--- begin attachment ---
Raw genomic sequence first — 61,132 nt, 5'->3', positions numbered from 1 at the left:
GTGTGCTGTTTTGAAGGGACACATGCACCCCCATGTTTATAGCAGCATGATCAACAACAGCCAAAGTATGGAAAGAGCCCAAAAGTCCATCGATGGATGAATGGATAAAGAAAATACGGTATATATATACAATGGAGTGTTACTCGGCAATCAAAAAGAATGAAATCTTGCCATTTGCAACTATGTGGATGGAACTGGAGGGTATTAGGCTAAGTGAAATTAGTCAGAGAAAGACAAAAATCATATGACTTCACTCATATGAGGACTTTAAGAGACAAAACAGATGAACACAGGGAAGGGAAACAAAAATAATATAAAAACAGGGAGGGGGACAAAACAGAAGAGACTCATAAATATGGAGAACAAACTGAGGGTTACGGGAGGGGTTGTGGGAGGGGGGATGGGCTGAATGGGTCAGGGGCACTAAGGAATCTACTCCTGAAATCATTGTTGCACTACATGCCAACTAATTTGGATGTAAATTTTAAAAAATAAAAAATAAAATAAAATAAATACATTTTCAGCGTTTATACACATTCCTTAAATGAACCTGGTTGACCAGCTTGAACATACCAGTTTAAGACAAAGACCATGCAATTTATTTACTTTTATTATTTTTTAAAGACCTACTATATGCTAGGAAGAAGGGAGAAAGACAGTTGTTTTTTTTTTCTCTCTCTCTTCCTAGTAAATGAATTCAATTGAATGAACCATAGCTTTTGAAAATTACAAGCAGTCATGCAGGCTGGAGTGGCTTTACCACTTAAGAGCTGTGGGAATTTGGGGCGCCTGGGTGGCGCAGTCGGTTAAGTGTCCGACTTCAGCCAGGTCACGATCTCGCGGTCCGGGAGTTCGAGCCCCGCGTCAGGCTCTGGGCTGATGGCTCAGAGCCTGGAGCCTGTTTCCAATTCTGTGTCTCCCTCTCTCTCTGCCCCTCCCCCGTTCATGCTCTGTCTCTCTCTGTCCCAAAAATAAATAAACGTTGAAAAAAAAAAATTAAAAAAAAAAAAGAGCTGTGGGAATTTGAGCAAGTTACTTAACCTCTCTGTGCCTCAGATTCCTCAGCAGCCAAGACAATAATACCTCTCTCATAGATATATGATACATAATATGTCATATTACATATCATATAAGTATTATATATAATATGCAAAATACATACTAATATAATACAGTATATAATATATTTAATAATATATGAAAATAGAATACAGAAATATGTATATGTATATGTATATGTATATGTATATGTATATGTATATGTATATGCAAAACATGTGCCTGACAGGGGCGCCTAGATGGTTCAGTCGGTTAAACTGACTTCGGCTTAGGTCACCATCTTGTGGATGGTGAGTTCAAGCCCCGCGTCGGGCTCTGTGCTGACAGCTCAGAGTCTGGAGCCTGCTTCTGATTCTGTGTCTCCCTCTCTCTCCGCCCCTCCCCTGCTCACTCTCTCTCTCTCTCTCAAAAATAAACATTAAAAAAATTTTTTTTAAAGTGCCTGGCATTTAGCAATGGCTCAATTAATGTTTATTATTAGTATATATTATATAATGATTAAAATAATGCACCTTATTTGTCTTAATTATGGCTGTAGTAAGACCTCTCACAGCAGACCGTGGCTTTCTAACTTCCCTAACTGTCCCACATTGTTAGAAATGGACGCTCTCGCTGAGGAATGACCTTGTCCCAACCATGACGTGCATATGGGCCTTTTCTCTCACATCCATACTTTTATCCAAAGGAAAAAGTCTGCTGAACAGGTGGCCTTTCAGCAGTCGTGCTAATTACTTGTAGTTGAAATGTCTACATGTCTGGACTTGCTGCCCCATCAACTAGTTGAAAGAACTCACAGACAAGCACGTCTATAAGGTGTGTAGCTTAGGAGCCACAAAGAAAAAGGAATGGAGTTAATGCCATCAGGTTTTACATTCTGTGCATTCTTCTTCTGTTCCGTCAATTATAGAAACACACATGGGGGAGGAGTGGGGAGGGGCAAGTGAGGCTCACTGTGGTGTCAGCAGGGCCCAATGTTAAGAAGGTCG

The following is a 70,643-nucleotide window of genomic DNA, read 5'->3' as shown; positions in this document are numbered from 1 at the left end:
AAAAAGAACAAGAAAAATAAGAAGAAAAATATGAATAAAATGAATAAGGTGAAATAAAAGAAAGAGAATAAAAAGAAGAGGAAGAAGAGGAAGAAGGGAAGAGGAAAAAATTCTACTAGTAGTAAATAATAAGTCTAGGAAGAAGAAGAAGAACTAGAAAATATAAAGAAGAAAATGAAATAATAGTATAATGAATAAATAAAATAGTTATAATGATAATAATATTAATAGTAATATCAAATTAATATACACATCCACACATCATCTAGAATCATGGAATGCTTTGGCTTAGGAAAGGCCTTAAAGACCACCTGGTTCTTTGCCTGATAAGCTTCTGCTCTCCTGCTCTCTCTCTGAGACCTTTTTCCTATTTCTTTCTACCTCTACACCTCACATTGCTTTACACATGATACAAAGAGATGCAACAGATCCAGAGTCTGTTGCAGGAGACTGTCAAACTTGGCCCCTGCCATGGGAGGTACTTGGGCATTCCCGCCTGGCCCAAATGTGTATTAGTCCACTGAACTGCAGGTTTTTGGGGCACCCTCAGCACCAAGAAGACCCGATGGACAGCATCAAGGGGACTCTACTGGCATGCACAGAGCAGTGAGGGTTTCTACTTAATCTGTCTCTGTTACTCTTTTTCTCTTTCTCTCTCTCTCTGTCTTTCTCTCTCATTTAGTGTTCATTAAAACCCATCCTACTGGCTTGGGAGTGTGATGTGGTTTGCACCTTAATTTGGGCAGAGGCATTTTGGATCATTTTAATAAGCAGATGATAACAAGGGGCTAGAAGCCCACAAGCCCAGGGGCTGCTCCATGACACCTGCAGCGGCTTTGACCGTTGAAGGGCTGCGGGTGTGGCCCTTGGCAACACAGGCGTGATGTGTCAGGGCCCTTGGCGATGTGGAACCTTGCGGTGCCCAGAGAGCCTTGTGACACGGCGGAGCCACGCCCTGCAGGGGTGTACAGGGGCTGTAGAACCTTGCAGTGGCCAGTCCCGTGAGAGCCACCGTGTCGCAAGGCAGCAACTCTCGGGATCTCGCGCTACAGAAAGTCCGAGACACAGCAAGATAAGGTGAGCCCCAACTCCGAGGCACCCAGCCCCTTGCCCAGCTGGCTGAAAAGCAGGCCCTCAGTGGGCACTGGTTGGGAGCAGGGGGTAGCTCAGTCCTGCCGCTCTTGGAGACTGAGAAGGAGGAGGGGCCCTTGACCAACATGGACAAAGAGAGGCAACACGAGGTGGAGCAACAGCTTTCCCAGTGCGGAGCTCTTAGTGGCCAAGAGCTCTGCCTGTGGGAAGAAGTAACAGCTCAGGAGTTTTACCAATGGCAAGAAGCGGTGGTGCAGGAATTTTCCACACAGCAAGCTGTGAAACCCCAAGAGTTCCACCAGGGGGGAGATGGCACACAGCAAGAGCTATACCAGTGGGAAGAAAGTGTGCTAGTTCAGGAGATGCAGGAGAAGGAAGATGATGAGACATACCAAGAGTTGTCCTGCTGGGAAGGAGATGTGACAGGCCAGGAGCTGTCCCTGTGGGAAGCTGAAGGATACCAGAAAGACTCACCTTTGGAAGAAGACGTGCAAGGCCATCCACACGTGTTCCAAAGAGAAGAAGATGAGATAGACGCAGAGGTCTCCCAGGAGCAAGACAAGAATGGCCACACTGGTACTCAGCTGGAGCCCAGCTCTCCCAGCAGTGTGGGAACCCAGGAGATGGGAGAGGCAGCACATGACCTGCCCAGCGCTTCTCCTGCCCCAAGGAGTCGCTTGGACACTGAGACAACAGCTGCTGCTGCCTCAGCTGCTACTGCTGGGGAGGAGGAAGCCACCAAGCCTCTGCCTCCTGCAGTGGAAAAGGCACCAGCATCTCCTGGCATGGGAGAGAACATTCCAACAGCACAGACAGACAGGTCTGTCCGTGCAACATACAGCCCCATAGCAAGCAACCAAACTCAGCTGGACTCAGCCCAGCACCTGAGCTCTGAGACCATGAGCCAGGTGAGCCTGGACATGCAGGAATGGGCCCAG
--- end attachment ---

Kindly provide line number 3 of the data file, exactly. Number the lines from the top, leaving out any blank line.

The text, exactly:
The following is a 70,643-nucleotide window of genomic DNA, read 5'->3' as shown; positions in this document are numbered from 1 at the left end: